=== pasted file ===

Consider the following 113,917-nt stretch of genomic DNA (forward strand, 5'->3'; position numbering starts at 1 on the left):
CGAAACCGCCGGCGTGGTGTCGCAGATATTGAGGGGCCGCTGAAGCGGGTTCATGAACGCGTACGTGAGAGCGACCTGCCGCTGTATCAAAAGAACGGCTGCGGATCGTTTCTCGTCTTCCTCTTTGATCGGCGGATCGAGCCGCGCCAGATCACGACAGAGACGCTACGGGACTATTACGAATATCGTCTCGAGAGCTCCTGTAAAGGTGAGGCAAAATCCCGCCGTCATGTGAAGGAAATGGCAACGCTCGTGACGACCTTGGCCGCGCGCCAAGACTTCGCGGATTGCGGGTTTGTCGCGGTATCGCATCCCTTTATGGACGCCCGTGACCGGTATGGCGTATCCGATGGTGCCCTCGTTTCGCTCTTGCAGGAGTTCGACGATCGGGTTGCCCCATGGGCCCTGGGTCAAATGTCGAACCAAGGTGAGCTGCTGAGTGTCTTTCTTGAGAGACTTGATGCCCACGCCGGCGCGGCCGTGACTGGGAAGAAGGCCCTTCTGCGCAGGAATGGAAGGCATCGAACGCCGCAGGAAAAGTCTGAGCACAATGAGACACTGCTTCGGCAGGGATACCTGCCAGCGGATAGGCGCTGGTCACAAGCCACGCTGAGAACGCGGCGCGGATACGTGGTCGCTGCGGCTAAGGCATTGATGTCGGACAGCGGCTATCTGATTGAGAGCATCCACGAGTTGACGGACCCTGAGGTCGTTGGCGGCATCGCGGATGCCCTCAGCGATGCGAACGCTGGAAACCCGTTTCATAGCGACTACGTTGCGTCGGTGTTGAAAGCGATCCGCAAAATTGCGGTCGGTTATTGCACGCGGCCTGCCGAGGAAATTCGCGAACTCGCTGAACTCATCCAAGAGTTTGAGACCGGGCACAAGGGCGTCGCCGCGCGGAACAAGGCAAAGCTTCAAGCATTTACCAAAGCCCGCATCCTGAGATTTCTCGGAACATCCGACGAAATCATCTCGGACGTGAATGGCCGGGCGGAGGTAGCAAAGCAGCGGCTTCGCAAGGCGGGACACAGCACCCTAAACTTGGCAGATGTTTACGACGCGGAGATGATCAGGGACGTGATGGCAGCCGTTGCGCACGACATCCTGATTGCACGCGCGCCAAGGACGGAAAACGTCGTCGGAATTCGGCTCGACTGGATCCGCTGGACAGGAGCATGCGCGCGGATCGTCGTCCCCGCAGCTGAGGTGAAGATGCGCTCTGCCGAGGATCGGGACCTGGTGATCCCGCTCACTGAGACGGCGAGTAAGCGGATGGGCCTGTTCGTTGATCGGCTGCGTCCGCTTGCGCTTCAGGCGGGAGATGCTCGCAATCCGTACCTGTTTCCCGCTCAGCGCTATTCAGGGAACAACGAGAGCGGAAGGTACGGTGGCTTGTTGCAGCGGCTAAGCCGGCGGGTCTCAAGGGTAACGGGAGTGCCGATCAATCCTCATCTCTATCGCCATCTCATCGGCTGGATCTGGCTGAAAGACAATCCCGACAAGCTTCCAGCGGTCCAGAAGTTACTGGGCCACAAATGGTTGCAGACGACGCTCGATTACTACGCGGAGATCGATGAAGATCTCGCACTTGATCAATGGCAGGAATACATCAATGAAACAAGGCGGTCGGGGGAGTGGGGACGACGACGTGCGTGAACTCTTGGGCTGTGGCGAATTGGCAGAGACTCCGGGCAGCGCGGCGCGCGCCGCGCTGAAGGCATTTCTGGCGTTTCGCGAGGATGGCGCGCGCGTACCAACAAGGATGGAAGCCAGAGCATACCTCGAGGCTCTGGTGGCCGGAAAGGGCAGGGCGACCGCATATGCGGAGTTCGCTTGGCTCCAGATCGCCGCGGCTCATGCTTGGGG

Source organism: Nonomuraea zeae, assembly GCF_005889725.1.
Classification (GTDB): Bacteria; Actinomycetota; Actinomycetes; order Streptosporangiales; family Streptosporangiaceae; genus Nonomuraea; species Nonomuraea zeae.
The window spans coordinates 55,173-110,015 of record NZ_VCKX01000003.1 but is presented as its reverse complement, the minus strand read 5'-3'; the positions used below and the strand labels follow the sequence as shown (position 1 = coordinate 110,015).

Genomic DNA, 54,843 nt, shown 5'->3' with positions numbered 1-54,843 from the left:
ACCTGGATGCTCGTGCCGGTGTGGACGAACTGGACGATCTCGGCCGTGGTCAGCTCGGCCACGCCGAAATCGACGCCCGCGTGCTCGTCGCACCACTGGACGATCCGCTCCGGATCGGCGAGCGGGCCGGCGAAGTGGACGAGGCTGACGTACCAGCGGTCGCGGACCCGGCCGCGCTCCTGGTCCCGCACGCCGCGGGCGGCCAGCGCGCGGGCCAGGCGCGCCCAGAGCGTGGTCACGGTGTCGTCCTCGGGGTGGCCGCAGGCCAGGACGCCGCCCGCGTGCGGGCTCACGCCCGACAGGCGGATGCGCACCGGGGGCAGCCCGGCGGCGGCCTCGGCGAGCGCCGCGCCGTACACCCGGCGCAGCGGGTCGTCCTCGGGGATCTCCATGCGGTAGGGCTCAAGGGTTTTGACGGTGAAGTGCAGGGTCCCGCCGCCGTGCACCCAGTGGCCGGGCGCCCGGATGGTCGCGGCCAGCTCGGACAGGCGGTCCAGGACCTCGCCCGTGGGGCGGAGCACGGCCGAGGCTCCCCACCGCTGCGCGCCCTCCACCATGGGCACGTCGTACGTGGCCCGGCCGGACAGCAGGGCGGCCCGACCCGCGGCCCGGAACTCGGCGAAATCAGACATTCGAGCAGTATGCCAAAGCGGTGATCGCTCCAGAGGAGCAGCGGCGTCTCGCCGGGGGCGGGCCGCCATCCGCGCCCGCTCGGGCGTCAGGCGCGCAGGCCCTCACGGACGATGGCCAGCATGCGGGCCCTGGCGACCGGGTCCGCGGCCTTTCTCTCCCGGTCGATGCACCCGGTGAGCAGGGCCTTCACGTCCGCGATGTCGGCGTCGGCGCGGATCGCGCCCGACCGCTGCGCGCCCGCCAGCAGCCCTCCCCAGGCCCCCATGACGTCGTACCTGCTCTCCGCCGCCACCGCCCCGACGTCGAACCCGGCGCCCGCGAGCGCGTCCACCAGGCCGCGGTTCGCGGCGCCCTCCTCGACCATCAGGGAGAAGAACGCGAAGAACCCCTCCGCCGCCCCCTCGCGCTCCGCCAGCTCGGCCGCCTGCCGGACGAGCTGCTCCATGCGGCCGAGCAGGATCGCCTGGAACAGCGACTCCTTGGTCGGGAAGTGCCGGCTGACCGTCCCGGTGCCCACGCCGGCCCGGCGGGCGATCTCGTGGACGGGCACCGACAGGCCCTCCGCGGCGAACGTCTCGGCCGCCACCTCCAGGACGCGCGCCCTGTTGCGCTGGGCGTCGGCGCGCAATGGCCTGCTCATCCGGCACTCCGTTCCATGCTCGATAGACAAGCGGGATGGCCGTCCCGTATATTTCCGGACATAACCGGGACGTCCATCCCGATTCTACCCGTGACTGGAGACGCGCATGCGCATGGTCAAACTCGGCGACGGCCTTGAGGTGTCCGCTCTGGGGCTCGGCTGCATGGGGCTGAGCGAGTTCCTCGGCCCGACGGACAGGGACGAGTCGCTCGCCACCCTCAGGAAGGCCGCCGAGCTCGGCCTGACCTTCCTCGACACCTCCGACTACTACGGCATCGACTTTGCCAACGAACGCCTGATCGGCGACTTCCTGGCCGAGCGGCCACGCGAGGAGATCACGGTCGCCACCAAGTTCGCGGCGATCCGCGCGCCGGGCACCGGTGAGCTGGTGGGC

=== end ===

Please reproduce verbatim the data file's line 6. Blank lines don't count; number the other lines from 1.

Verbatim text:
Genomic DNA, 54,843 nt, shown 5'->3' with positions numbered 1-54,843 from the left: